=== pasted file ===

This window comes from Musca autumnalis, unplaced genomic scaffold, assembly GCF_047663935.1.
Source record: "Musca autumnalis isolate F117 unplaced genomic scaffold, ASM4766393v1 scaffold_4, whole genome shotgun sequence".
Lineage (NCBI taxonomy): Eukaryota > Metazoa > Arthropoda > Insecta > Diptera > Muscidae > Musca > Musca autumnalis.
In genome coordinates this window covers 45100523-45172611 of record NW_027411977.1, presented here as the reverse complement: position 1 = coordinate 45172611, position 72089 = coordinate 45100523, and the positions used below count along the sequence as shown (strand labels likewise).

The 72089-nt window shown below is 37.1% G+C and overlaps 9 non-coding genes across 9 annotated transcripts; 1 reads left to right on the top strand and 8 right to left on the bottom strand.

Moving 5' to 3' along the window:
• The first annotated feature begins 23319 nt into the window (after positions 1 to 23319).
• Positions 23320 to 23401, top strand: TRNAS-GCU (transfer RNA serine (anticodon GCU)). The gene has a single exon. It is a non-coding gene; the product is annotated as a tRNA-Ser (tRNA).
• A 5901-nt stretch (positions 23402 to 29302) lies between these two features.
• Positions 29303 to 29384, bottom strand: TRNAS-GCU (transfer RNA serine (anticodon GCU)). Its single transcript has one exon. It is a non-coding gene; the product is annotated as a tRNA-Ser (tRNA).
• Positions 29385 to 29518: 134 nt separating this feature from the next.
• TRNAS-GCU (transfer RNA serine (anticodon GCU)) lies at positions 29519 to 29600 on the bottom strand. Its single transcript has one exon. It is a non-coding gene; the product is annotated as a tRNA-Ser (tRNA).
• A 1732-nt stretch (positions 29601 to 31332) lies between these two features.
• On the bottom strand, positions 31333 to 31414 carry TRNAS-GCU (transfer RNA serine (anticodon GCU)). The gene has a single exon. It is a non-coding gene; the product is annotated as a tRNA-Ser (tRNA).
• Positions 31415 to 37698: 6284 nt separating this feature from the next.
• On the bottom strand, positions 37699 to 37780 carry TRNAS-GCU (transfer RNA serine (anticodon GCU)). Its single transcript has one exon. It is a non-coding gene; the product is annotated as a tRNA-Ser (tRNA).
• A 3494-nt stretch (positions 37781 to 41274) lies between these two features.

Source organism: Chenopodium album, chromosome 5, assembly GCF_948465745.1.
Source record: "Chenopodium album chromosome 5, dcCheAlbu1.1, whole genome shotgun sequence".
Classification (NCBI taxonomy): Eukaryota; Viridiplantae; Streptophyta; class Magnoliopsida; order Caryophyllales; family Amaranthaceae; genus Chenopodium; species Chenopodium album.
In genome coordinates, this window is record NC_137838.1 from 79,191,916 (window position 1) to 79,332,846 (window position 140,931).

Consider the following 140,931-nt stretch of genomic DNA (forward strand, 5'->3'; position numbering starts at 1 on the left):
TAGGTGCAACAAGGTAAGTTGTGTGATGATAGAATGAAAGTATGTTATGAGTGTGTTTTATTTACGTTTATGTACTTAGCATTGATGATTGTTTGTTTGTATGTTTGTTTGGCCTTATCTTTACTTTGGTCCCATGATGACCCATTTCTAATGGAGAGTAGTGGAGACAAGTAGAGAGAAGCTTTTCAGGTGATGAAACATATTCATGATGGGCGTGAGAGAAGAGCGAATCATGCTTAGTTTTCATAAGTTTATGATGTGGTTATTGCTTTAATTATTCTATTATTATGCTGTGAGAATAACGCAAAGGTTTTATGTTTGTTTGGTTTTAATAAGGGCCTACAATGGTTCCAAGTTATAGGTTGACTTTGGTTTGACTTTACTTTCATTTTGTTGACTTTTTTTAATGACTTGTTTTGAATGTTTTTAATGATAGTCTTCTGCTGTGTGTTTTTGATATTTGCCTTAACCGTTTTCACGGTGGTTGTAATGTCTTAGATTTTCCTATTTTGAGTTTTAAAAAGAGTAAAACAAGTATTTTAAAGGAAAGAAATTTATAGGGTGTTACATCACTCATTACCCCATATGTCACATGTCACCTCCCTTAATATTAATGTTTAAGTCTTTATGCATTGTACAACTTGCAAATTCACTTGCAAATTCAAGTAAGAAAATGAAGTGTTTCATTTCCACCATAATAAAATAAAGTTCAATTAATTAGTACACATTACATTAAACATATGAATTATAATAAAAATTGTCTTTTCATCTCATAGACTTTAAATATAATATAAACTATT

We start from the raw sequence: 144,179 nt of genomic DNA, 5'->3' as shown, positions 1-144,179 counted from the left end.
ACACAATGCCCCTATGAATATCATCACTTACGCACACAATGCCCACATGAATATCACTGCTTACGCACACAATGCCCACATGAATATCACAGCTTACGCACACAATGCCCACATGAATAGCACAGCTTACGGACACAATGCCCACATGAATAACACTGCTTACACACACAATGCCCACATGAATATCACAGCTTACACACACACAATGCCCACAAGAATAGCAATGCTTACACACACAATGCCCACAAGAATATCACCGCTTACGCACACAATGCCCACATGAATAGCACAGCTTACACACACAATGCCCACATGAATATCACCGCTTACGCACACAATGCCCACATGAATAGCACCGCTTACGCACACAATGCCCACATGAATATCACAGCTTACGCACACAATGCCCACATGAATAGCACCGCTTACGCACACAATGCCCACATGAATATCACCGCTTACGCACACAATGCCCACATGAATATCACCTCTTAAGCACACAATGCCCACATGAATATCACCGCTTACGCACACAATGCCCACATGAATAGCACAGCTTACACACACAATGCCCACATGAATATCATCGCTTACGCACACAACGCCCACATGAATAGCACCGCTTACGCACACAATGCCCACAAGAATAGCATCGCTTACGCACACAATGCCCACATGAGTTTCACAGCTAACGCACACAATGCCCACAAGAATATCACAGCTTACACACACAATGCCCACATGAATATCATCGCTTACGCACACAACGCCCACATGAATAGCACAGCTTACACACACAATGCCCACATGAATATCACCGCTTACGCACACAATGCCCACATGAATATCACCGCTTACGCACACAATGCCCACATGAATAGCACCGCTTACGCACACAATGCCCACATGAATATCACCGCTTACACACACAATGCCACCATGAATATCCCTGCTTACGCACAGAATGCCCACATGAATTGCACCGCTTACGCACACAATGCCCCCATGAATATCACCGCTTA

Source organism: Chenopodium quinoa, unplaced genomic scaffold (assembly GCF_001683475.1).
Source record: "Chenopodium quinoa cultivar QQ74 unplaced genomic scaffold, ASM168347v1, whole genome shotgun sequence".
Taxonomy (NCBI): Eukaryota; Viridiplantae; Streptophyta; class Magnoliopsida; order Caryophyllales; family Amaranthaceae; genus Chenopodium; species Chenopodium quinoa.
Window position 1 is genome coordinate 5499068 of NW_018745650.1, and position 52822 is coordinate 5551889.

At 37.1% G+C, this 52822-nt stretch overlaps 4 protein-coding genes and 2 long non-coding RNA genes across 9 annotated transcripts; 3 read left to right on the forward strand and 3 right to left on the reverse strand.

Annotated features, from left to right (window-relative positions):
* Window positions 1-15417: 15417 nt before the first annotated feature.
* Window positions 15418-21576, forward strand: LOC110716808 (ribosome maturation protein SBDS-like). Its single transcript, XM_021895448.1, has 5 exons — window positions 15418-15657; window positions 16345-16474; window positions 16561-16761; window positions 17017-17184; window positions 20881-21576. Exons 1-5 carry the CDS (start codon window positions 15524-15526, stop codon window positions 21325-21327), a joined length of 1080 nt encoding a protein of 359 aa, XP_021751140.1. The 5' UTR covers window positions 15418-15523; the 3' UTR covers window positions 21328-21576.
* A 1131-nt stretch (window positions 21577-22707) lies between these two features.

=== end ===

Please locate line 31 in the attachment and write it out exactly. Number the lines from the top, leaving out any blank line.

Annotated features, from left to right (window-relative positions):